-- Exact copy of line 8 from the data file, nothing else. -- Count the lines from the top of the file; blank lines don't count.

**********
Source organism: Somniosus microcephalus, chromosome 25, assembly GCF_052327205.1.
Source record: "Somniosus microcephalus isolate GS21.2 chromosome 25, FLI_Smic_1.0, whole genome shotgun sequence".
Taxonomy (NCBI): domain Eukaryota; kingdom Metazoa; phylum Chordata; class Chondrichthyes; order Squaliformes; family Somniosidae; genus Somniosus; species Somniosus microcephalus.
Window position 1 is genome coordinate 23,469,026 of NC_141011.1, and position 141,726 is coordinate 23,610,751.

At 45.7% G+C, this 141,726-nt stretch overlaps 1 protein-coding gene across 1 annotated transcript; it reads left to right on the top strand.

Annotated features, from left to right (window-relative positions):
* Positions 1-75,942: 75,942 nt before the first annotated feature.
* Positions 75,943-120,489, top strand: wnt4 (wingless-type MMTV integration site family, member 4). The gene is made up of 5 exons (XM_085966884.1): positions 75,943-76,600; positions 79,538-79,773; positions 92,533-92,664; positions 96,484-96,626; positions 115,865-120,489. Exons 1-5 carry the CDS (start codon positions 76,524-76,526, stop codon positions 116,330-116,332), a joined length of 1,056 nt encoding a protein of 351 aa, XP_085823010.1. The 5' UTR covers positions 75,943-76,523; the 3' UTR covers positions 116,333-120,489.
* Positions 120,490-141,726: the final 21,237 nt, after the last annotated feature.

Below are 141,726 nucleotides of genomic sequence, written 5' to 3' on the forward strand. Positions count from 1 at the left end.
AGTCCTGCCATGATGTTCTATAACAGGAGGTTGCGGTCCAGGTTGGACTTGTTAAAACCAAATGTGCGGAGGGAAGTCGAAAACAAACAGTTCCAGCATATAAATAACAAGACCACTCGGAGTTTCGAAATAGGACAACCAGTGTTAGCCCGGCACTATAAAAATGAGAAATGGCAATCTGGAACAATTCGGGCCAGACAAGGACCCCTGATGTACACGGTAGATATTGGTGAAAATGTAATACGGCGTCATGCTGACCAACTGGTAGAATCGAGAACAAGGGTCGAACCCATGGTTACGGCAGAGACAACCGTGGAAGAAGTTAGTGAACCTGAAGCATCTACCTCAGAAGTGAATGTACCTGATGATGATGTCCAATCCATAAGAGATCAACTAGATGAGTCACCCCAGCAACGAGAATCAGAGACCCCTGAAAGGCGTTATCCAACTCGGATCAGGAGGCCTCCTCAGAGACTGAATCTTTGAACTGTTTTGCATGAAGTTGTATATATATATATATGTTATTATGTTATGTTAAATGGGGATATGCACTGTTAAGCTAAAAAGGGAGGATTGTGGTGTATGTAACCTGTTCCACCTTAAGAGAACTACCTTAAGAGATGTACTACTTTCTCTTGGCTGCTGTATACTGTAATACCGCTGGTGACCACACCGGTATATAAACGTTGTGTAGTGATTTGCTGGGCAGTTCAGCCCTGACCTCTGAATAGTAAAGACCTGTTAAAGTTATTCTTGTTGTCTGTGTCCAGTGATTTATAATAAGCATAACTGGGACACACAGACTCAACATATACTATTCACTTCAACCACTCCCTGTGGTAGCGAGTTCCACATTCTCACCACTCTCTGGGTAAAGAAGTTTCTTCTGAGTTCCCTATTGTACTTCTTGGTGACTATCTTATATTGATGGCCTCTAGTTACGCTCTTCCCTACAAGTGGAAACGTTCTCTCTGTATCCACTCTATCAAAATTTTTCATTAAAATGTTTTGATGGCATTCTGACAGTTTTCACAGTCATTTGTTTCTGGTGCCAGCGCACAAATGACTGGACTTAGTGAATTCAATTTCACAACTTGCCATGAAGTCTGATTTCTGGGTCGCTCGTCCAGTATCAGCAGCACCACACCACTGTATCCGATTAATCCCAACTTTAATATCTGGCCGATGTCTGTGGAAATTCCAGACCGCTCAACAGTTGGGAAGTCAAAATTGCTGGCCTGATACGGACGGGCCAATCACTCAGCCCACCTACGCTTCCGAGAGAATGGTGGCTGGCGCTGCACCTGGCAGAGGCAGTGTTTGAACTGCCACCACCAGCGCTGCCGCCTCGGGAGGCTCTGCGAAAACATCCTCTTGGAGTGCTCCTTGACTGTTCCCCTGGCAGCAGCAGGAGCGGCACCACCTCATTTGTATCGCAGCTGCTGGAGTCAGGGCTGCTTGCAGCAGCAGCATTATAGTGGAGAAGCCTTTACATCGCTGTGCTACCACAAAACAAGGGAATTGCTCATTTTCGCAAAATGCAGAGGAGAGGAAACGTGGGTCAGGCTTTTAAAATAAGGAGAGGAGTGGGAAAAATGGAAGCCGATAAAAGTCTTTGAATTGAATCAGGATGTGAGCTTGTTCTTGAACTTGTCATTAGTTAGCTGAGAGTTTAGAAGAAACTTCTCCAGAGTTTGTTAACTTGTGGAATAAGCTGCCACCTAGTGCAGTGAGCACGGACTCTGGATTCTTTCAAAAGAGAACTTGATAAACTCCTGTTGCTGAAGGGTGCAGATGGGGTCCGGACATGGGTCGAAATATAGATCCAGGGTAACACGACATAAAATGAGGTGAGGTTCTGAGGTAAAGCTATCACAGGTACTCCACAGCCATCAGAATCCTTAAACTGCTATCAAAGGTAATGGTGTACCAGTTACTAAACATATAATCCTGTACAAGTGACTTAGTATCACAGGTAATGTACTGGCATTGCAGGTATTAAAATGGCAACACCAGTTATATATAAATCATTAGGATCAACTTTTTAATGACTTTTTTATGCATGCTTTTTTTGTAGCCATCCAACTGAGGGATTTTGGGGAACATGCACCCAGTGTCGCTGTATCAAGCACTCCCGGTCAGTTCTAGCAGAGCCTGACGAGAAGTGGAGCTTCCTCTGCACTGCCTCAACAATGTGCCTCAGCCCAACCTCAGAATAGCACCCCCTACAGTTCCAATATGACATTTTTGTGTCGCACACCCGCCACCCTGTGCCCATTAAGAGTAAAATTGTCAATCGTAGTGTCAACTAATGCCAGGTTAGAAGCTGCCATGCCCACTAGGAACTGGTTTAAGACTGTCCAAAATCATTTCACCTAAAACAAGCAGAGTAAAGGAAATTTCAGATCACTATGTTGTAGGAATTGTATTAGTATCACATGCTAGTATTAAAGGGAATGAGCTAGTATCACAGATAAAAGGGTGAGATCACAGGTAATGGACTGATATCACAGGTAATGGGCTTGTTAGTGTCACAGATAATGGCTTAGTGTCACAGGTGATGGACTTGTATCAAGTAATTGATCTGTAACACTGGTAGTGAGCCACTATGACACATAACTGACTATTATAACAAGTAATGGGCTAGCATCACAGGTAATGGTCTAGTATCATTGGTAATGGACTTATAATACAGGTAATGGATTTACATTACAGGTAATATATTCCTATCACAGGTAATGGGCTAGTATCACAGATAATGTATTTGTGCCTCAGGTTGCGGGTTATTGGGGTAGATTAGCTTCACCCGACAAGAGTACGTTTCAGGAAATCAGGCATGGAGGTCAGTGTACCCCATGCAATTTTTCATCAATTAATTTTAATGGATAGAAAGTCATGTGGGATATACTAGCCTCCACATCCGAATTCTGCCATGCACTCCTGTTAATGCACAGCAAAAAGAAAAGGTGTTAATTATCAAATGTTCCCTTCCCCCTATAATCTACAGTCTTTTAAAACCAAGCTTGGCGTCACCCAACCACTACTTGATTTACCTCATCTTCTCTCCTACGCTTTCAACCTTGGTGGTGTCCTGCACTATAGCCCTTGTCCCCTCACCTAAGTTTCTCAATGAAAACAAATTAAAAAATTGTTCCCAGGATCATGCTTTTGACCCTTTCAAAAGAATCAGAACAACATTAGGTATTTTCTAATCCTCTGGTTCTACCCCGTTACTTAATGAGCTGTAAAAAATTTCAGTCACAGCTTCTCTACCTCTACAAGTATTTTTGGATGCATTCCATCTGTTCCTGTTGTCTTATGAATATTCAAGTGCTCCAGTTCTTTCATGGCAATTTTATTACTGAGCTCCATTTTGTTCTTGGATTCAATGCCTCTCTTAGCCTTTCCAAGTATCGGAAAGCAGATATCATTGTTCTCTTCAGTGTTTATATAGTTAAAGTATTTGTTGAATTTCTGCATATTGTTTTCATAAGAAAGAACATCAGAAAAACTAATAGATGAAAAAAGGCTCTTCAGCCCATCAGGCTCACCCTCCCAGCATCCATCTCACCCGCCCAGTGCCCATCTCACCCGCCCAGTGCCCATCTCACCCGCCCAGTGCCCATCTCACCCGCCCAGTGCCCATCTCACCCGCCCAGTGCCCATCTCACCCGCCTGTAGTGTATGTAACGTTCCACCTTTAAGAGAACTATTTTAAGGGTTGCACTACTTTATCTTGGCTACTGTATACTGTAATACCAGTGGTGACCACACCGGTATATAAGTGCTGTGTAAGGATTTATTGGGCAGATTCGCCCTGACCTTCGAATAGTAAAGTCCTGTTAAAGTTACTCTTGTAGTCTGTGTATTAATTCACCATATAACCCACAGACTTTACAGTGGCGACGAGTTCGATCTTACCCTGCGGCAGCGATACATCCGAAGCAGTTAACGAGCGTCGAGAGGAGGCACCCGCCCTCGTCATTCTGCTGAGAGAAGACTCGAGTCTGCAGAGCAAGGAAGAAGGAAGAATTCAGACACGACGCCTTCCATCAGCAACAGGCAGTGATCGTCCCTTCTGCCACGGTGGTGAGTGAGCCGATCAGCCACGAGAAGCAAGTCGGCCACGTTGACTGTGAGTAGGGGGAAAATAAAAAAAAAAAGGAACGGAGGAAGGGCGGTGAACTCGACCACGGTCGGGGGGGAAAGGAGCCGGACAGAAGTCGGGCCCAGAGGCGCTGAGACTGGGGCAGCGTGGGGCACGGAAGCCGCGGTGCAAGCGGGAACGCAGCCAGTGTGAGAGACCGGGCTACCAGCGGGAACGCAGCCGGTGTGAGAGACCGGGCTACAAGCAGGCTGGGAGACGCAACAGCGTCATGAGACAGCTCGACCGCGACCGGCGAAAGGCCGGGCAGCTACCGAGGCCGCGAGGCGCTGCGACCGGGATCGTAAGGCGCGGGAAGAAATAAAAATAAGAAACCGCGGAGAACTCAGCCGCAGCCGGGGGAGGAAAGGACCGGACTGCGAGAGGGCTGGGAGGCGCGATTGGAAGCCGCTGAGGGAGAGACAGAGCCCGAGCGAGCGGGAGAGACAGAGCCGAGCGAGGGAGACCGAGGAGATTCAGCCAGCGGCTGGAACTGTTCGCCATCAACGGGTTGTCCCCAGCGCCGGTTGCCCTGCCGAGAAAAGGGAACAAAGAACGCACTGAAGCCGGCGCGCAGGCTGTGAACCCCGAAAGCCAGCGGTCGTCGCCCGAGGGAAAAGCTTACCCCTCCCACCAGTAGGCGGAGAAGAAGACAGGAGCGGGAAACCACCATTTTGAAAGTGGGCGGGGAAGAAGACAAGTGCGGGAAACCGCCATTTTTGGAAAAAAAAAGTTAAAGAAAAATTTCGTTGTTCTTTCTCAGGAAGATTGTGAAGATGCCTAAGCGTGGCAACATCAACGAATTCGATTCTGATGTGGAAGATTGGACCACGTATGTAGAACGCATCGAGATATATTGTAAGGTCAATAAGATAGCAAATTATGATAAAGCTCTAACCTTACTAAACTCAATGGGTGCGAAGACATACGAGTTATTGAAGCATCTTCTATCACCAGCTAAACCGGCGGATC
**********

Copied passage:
* Positions 75,943-120,489, top strand: wnt4 (wingless-type MMTV integration site family, member 4). The gene is made up of 5 exons (XM_085966884.1): positions 75,943-76,600; positions 79,538-79,773; positions 92,533-92,664; positions 96,484-96,626; positions 115,865-120,489. Exons 1-5 carry the CDS (start codon positions 76,524-76,526, stop codon positions 116,330-116,332), a joined length of 1,056 nt encoding a protein of 351 aa, XP_085823010.1. The 5' UTR covers positions 75,943-76,523; the 3' UTR covers positions 116,333-120,489.